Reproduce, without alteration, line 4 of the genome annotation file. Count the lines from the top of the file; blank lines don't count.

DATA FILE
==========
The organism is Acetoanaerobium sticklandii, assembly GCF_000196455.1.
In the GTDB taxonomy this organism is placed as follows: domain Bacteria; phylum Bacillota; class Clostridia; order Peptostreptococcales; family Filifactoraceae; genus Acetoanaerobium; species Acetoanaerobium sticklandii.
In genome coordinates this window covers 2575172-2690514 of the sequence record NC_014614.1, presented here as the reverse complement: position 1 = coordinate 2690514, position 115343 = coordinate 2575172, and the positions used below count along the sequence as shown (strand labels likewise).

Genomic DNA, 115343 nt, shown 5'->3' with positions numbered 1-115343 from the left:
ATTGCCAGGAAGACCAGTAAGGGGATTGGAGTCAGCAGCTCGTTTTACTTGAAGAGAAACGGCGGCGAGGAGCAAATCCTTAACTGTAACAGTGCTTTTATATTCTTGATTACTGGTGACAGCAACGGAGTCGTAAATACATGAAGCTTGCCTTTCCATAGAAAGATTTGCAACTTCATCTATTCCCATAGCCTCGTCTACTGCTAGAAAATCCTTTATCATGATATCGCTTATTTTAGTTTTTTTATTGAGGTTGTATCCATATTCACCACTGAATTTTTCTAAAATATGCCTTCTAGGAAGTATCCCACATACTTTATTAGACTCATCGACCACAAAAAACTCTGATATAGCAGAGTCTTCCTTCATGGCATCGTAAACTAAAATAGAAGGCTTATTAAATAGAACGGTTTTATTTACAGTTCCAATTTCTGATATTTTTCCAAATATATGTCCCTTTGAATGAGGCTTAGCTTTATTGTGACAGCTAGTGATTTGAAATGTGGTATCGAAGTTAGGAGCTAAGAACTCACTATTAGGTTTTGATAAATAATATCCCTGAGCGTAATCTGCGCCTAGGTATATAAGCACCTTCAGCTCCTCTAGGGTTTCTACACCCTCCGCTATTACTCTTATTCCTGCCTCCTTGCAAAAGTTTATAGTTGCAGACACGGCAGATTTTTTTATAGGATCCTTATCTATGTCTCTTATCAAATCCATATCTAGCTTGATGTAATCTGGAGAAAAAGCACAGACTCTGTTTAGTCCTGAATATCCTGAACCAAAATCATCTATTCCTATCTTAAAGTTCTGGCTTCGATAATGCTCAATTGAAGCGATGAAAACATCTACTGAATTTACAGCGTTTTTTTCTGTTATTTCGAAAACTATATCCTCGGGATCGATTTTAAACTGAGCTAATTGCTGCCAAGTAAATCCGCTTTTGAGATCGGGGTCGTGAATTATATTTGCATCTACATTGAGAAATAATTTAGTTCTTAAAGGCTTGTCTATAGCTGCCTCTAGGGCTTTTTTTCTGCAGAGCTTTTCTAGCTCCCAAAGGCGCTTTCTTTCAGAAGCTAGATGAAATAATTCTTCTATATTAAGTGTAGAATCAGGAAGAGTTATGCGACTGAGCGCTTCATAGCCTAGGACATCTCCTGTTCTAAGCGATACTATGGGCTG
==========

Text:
Genomic DNA, 115343 nt, shown 5'->3' with positions numbered 1-115343 from the left: